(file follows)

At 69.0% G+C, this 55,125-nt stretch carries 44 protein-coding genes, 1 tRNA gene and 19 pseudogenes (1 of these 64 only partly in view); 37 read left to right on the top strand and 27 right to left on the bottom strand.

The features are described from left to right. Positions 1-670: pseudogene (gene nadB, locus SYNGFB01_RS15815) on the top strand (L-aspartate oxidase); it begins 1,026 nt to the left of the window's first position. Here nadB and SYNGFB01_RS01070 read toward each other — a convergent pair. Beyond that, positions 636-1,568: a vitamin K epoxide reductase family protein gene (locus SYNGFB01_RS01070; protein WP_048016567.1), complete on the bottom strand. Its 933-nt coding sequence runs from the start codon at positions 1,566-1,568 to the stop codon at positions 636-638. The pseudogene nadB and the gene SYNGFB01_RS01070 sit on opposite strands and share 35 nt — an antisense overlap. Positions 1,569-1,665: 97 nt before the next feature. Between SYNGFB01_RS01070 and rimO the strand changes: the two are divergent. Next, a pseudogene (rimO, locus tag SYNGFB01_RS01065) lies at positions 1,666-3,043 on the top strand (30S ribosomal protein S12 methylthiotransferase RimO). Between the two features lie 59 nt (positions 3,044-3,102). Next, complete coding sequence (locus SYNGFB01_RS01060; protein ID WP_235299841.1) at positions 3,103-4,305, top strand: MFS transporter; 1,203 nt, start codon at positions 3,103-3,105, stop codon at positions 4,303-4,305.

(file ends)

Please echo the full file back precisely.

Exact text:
At 69.0% G+C, this 55,125-nt stretch carries 44 protein-coding genes, 1 tRNA gene and 19 pseudogenes (1 of these 64 only partly in view); 37 read left to right on the top strand and 27 right to left on the bottom strand.

The features are described from left to right. Positions 1-670: pseudogene (gene nadB, locus SYNGFB01_RS15815) on the top strand (L-aspartate oxidase); it begins 1,026 nt to the left of the window's first position. Here nadB and SYNGFB01_RS01070 read toward each other — a convergent pair. Beyond that, positions 636-1,568: a vitamin K epoxide reductase family protein gene (locus SYNGFB01_RS01070; protein WP_048016567.1), complete on the bottom strand. Its 933-nt coding sequence runs from the start codon at positions 1,566-1,568 to the stop codon at positions 636-638. The pseudogene nadB and the gene SYNGFB01_RS01070 sit on opposite strands and share 35 nt — an antisense overlap. Positions 1,569-1,665: 97 nt before the next feature. Between SYNGFB01_RS01070 and rimO the strand changes: the two are divergent. Next, a pseudogene (rimO, locus tag SYNGFB01_RS01065) lies at positions 1,666-3,043 on the top strand (30S ribosomal protein S12 methylthiotransferase RimO). Between the two features lie 59 nt (positions 3,044-3,102). Next, complete coding sequence (locus SYNGFB01_RS01060; protein ID WP_235299841.1) at positions 3,103-4,305, top strand: MFS transporter; 1,203 nt, start codon at positions 3,103-3,105, stop codon at positions 4,303-4,305.